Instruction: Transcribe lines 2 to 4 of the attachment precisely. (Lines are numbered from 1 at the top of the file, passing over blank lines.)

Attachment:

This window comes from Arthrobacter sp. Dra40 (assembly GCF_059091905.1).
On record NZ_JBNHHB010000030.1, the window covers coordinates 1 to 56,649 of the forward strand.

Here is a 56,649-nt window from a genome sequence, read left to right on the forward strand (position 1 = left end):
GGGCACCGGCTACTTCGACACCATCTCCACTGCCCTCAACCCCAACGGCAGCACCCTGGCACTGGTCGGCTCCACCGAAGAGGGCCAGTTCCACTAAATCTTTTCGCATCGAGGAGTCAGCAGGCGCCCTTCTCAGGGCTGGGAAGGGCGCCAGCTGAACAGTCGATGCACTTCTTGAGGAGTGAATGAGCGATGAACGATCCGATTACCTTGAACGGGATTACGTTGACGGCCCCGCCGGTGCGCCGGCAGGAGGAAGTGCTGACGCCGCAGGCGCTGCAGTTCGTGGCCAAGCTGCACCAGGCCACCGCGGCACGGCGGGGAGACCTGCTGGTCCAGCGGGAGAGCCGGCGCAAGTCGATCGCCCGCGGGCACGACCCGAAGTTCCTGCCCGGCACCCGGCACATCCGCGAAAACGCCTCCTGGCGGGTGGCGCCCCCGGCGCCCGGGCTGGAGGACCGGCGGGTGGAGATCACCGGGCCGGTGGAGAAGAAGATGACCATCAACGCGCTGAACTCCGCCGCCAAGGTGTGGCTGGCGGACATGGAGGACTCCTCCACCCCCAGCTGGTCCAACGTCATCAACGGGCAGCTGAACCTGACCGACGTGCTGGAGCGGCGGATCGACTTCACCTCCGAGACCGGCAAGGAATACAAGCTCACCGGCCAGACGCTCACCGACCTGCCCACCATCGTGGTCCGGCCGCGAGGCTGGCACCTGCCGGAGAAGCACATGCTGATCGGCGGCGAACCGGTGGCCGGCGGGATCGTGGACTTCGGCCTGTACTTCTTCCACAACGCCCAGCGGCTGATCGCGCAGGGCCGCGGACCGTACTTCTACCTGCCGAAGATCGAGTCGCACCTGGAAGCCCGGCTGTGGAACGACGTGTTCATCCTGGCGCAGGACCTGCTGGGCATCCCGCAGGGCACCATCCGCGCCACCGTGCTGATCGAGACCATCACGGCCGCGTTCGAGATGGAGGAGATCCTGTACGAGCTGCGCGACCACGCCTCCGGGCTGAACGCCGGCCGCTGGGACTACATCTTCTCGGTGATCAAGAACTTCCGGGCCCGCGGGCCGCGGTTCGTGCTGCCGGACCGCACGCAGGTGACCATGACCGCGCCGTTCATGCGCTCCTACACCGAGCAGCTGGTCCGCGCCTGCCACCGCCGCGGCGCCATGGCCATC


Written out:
On record NZ_JBNHHB010000030.1, the window covers coordinates 1 to 56,649 of the forward strand.

Here is a 56,649-nt window from a genome sequence, read left to right on the forward strand (position 1 = left end):
GGGCACCGGCTACTTCGACACCATCTCCACTGCCCTCAACCCCAACGGCAGCACCCTGGCACTGGTCGGCTCCACCGAAGAGGGCCAGTTCCACTAAATCTTTTCGCATCGAGGAGTCAGCAGGCGCCCTTCTCAGGGCTGGGAAGGGCGCCAGCTGAACAGTCGATGCACTTCTTGAGGAGTGAATGAGCGATGAACGATCCGATTACCTTGAACGGGATTACGTTGACGGCCCCGCCGGTGCGCCGGCAGGAGGAAGTGCTGACGCCGCAGGCGCTGCAGTTCGTGGCCAAGCTGCACCAGGCCACCGCGGCACGGCGGGGAGACCTGCTGGTCCAGCGGGAGAGCCGGCGCAAGTCGATCGCCCGCGGGCACGACCCGAAGTTCCTGCCCGGCACCCGGCACATCCGCGAAAACGCCTCCTGGCGGGTGGCGCCCCCGGCGCCCGGGCTGGAGGACCGGCGGGTGGAGATCACCGGGCCGGTGGAGAAGAAGATGACCATCAACGCGCTGAACTCCGCCGCCAAGGTGTGGCTGGCGGACATGGAGGACTCCTCCACCCCCAGCTGGTCCAACGTCATCAACGGGCAGCTGAACCTGACCGACGTGCTGGAGCGGCGGATCGACTTCACCTCCGAGACCGGCAAGGAATACAAGCTCACCGGCCAGACGCTCACCGACCTGCCCACCATCGTGGTCCGGCCGCGAGGCTGGCACCTGCCGGAGAAGCACATGCTGATCGGCGGCGAACCGGTGGCCGGCGGGATCGTGGACTTCGGCCTGTACTTCTTCCACAACGCCCAGCGGCTGATCGCGCAGGGCCGCGGACCGTACTTCTACCTGCCGAAGATCGAGTCGCACCTGGAAGCCCGGCTGTGGAACGACGTGTTCATCCTGGCGCAGGACCTGCTGGGCATCCCGCAGGGCACCATCCGCGCCACCGTGCTGATCGAGACCATCACGGCCGCGTTCGAGATGGAGGAGATCCTGTACGAGCTGCGCGACCACGCCTCCGGGCTGAACGCCGGCCGCTGGGACTACATCTTCTCGGTGATCAAGAACTTCCGGGCCCGCGGGCCGCGGTTCGTGCTGCCGGACCGCACGCAGGTGACCATGACCGCGCCGTTCATGCGCTCCTACACCGAGCAGCTGGTCCGCGCCTGCCACCGCCGCGGCGCCATGGCCATC